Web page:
It just makes sense to have Maureen Jennings write the origins episode of Murdoch Mysteries. After all, the author created him. Back in 1997, long before Yannick Bisson straddled a bike and drove into viewers’ lives eight seasons ago, Jennings published her first Murdoch mystery novel, Except the Dying.
In 2000, Shaftesbury Films optioned the novels for television, which led to three TV-movies with Peter Outerbridge in the titular role. On Monday night, the franchise came full circle as Jennings’ script for “Shipwrecked” brought Outerbridge and Bisson together on the small screen. We spoke to Jennings about the episode and her thoughts on the state of the franchise.
I know we’re eight seasons into Murdoch Mysteries with Yannick Bisson in the starring role, but is it still weird to see your creation on television?
Maureen Jennings: Oh, no. He does a fabulous job. It’s his Murdoch now, that’s for sure.
Obviously the show has evolved over the years and has changed from what has been in your seven novels. What are your thoughts on the evolution of the franchise?
I feel very lucky because it hasn’t strayed that far over the last eight years. Early on, someone had a brilliant idea—it wasn’t mine—to move us up in time. You can put out the books in for or five years and move the fictional timeline by a few months. But in terms of television, we’re advancing a year which gives a lot more scope to what was happening at the time. I think it was a really good idea.
Do you watch the show every week?
How did the whole idea for Monday’s episode, William Murdoch’s origin story, come to be?
I love answering this question. We were actually in Halifax a few years ago and they have a fabulous museum there. What I didn’t know was that a lot of people from the Titanic washed up there. It’s gruesome, but they did. They have a lot of the artefacts that they found on the bodies in that museum. I was looking at that and thought, ‘Wow, isn’t that interesting what you can tell from what somebody was carrying in their pockets?’ One of the men had gold coins in his pockets, which is a morality tale because they didn’t do him any good.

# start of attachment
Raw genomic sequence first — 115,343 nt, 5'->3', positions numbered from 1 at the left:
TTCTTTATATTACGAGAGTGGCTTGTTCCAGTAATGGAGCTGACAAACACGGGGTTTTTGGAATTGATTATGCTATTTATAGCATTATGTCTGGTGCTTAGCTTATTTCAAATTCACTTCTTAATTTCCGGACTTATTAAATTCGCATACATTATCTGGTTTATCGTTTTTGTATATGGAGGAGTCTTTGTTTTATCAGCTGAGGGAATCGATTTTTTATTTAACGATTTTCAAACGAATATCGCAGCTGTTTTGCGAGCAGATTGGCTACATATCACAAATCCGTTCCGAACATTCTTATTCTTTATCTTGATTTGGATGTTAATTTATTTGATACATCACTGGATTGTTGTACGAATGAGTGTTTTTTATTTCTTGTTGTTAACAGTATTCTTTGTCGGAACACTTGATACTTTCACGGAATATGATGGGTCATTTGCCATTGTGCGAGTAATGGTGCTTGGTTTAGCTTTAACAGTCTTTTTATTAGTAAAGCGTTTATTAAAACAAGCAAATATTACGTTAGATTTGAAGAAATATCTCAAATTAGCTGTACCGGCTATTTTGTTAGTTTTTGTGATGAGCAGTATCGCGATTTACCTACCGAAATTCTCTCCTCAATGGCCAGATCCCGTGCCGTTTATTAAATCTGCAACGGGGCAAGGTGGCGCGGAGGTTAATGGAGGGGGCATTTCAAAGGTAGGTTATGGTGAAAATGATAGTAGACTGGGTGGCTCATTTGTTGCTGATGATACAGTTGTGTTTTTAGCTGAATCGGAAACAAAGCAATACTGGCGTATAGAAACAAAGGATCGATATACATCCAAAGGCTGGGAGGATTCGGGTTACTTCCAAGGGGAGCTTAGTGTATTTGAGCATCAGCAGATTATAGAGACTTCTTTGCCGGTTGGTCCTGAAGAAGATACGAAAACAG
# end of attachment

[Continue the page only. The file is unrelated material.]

I had long before established that Murdoch grew up in Nova Scotia, so this really got me going. It was actually a short story called ‘Wreckwood.’ That is the term they used in Nova Scotia to refer to a piece of the boat that they had found. It was very respectful. It was their way of honouring those ships that had foundered on their shores. I then changed the title to ‘Shipwreck’ and wrote a novella, which was intended for adults. It was a Murdoch story intended for a slightly different audience. I had framed it as Murdoch telling the story to his grandchild and that was really fun to to.
I always enjoy it when people talk about their past, so that’s really how it started.
Was it always the plan to have Peter Outerbridge cast as Father Keegan?
We absolutely wanted Peter in with Yannick. Everybody wanted Peter in, we just had to figure out the scheduling. He was happy to be there too and it was a lovely moment on many levels. Peter, the first Murdoch was there with the current Murdoch and they worked together. It was really nicely done. It was a fabulous experience.
Did you get a chance to watch any scenes filmed?
Yannick wasn’t there the day I was. We were there the day they filmed in Sutton, Ont., filming the shipwreck scenes. We went to a gravel pit to film the shipwreck. It was cold and wet and they were using rain towers to simulate the storm. It was one of the most exciting things I’ve ever experienced. There was Peter as Father Keegan, getting soaked to the skin and doing brilliantly.
I know scripts go through many edits. Were there any important plot points featured in this episode?
We had to work hard in terms of bringing together the two storylines. That was much more difficult that what I’d thought originally. One of the writers, Carol Hay, came up with the idea of rather than trying to link the two stories in terms of the plot, why don’t we just link them together in terms of theme and have this story of William’s relationship with Father Keegan be paramount. I thought that was very clever and it worked.
I enjoyed seeing young William and seeing his curiosity and Catholic faith established.
I was not raised in any way Catholic, but I went to a Catholic university—which was then called Assumption—and I was so impressed by the fathers there. That has definitely morphed into Father Keegan. And I think that, really, the young Murdoch is the young me.
Murdoch Mysteries returns with new episodes on Monday, March 16, at 8 p.m. on CBC.
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